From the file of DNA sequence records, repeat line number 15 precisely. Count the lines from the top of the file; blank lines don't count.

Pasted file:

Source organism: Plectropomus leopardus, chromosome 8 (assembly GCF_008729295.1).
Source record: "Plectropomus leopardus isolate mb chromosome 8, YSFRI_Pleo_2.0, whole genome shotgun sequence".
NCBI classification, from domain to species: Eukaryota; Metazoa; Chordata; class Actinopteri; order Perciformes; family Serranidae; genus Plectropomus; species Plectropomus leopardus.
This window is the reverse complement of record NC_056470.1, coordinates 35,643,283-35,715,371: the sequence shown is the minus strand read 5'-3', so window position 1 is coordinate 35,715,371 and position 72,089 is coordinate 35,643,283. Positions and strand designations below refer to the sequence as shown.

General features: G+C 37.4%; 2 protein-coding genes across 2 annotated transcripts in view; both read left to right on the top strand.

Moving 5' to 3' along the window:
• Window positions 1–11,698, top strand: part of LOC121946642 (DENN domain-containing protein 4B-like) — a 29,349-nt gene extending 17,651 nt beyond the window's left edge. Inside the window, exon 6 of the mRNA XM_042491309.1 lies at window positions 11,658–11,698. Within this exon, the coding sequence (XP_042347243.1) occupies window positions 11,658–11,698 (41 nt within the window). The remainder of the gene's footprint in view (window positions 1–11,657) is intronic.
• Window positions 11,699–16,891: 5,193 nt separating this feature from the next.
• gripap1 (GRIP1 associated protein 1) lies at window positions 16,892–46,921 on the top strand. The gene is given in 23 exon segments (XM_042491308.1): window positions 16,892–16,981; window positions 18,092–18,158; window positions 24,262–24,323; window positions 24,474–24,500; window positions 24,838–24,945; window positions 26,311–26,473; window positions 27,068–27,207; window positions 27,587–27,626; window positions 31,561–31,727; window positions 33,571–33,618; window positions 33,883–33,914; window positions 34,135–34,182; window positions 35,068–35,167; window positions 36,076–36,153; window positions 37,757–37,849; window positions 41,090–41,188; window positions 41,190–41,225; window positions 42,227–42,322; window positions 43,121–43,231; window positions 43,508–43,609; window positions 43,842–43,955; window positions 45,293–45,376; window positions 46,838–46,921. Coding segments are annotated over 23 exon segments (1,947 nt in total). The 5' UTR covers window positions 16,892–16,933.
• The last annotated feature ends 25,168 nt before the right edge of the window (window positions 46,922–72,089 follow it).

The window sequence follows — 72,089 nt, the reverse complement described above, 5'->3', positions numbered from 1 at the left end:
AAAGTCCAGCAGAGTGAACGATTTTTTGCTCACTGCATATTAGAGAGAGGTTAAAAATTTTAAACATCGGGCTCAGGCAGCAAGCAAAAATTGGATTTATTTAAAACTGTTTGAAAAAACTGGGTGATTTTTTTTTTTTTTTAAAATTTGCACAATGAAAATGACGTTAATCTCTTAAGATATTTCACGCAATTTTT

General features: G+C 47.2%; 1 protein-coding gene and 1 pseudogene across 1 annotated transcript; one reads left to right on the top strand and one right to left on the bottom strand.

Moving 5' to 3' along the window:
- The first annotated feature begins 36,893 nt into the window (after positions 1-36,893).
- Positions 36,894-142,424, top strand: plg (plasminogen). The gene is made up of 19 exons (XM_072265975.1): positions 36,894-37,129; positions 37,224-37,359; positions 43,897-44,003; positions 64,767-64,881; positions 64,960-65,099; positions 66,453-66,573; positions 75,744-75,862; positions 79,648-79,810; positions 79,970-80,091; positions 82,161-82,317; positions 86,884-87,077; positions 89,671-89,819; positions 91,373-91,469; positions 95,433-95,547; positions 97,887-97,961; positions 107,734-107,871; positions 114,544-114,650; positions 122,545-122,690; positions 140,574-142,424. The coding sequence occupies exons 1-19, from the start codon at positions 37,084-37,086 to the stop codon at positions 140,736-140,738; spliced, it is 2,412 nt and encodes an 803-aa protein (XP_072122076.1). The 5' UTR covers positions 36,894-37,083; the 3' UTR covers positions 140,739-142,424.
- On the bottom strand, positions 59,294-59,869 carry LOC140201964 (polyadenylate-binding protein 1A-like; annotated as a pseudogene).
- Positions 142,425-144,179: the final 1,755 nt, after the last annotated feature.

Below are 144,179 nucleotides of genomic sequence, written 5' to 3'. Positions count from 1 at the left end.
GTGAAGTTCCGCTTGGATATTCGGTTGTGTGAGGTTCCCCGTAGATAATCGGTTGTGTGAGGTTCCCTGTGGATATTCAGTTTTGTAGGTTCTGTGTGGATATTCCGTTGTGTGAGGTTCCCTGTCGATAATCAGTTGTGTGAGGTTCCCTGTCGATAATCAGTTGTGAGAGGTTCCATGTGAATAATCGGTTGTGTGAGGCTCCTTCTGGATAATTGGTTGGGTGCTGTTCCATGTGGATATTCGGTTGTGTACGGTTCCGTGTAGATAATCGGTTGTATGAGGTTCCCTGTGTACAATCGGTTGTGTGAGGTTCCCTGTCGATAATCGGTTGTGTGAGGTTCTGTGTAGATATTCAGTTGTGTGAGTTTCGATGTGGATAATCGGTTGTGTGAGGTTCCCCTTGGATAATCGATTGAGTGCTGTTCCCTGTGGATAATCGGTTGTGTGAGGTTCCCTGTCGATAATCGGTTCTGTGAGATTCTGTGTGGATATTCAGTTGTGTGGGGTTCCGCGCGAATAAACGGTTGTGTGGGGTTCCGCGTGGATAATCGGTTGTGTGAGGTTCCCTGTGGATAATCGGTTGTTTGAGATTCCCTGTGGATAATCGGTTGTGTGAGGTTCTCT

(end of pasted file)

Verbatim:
- The first annotated feature begins 36,893 nt into the window (after positions 1-36,893).